Sponsored By

As SAT Goes Digital, Schools Must Prepare for Disruption

Local school districts nationwide need to ensure the basic security and readiness of their network infrastructure before spring 2024.

Richard Hummel

December 7, 2023

4 Min Read
Student using a computer
Source: Hero Images Inc. via Alamy Stock Photo

COMMENTARY

As technology continues to reshape every aspect of our lives, it is no surprise that even time-honored institutions like the Scholastic Aptitude Test (SAT) are embracing the digital revolution. In 2024, the College Board, the organization responsible for administering the SAT, is planning a significant shift by transitioning from its traditional paper-and-pencil format to an all-digital testing platform.

This transformation promises to make the testing experience more streamlined and secure for students. Following years of remote classes during the pandemic, students are used to taking exams digitally, and the shift will reduce the SAT's environmental impact while making grading easier. It's a major milestone, but it also carries unique risks and points of failure that local school districts can and should begin to address proactively — or chance disaster on test day.

BYOD: A Recipe for Network Outages and Performance Issues

To make the digital SAT more accessible, the College Board now permits students to bring their own devices for use on test day. Alternatively, students can request a loaned device when registering, but if they decide to use their own laptop or tablet, it's their responsibility to download the exam application in advance.

It's not hard to imagine the day-of technical challenges that this approach will undoubtedly create. But putting aside common technical challenges on test days, IT and networking teams must ensure the basic readiness of their school's infrastructure to support so many devices simultaneously. The College Board estimates that each student will require at least 100 Kkps of bandwidth at both the start and end of the test.

Many schools already manage similar traffic levels throughout the school year, yet preparation remains essential. Common steps that IT teams should consider include advance testing of WiFi coverage and speed, as well as enabling guest access, opening ports and protocols, and enabling firewall exceptions in advance of test day. This may require some effort, especially for older schools with more dated technology.

Last but not least, schools need to ensure that they are not opening up new cybersecurity holes during this process. BYOD policies increase the chances of spreading malware and viruses over the network. It's up to technical teams to have effective cybersecurity countermeasures to protect the availability and security of their networks, including detecting potential infections by scanning for indicators of compromise, blocking outbound communication with known bad actors, and screening incoming traffic for signs of attack.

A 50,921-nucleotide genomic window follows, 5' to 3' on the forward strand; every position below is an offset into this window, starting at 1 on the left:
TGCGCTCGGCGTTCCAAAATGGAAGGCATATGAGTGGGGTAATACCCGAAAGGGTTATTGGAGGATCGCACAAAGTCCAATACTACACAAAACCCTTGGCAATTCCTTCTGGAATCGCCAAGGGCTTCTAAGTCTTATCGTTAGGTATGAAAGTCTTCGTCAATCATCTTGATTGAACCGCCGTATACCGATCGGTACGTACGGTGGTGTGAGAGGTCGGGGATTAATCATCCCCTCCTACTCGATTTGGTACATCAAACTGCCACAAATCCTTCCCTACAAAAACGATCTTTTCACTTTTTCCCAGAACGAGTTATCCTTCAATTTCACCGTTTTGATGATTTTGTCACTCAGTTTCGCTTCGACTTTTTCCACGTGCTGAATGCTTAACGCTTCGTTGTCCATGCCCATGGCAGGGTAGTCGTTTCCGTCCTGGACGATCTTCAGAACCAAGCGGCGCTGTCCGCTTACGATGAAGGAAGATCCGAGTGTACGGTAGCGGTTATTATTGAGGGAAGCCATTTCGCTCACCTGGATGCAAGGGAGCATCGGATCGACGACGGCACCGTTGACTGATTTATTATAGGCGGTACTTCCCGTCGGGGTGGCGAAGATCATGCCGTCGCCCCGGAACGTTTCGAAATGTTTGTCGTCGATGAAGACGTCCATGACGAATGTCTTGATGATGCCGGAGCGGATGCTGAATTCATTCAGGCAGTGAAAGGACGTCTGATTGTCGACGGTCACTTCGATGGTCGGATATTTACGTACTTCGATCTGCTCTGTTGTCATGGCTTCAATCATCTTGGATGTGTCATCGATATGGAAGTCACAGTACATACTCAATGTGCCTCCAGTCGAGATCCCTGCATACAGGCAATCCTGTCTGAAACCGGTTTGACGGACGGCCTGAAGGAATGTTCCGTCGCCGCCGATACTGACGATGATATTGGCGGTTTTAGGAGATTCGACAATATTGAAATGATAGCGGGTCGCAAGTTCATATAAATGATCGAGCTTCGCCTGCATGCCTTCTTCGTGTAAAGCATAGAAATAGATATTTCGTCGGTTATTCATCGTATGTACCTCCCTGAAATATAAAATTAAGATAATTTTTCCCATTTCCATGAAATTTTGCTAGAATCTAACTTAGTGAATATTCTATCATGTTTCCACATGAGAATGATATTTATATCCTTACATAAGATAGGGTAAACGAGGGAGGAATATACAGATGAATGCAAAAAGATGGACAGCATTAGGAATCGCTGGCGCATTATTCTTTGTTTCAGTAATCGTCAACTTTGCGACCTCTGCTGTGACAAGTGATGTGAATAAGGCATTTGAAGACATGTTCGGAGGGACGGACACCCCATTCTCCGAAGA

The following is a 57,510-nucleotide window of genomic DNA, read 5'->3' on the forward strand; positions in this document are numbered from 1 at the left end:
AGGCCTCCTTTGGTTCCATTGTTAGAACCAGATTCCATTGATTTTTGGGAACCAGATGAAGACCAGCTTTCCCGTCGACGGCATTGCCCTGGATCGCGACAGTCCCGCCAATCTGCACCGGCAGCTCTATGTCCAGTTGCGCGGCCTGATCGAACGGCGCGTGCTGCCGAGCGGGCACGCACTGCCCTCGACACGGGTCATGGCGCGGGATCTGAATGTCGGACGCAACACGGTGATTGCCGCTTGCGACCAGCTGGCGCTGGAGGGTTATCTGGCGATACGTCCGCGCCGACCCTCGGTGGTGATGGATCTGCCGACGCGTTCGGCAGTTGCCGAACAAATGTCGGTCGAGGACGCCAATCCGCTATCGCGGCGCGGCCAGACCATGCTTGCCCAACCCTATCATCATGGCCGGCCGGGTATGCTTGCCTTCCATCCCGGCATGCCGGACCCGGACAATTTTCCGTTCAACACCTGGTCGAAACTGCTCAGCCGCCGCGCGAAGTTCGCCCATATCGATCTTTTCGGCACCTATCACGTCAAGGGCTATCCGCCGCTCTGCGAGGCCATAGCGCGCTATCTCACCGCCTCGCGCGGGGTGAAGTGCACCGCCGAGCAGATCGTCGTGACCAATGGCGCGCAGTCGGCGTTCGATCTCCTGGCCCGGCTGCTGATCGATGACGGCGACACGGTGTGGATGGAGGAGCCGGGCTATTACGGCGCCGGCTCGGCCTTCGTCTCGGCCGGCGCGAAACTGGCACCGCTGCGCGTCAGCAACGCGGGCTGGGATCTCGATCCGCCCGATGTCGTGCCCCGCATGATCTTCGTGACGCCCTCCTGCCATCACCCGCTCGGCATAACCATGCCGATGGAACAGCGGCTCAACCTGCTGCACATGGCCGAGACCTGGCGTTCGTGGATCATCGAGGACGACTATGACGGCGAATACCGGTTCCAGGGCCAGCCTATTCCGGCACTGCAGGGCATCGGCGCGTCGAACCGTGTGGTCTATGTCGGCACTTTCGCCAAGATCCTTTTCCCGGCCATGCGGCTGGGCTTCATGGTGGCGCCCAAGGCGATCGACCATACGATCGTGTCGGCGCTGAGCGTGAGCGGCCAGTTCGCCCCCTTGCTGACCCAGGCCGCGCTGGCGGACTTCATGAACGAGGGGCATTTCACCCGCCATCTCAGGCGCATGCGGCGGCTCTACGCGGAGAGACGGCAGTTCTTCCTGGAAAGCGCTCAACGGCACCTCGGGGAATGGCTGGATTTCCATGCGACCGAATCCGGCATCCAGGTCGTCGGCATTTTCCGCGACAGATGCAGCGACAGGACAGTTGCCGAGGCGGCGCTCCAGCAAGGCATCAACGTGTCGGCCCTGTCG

Cyberattacks Against Schools Remain High Post-Pandemic

Since the onset of the pandemic, students have increasingly launched distributed denial of service (DDoS) attacks to take down their school websites and applications. Students tend to prefer these types of attacks because of how cheap and easy they are to find on the Dark Web, with trials available for free and more powerful attacks offered for as little as $5. Motivations vary, but we know students often use DDoS attacks to delay tests or extend homework assignments during the school year. So why should we expect the all-digital SAT not to face the same threats?

Of course, the reality is that taking the SAT is one of the most stressful days of a student's life. Parents expect their children to do well on the test. A high score can make a difference in whether a student is admitted to their preferred school. Likewise, many scholarships require students to submit their SAT scores for consideration. Disruptions of any kind can put all of that in jeopardy.

The good news is that these types of attacks are largely preventable. Facing a growing breed of "dynamic DDoS" attacks, which involve more complex, rapidly shifting attack styles, many schools and large network operators are moving towards a hybrid approach to adaptive DDoS protection. This consists of deploying both on-premises and cloud-based systems, which allows school districts to detect and mitigate even the most complex DDoS attacks before they disrupt critical testing periods.

Preparation Is Key

Ultimately, successful implementation of all-digital SAT testing relies on the readiness of students and educators. Students must do their part to prepare for the test by studying and bringing their devices charged and ready to use. Likewise, school districts must begin planning for the technical and network challenges that the digital SAT will inevitably bring to testing sites nationwide.

Spring 2024 is just around the corner. There is little time for waiting. Now is the period for school districts to ensure a smooth and successful transition to the all-digital SAT by taking proactive measures, including assessing and optimizing network performance, providing comprehensive technical support, and securing networks before disruption strikes.

About the Author(s)

Richard Hummel

Senior Manager, Threat Intelligence, Netscout

After beginning his career with the US Army as a Signals Intelligence Analyst, Richard Hummel has spent the last decade in the private sector researching emerging cybersecurity threats. He leads Netscout's global threat intelligence team, examining trends in DDoS and threat actor activity.

Keep up with the latest cybersecurity threats, newly discovered vulnerabilities, data breach information, and emerging trends. Delivered daily or weekly right to your email inbox.

You May Also Like


More Insights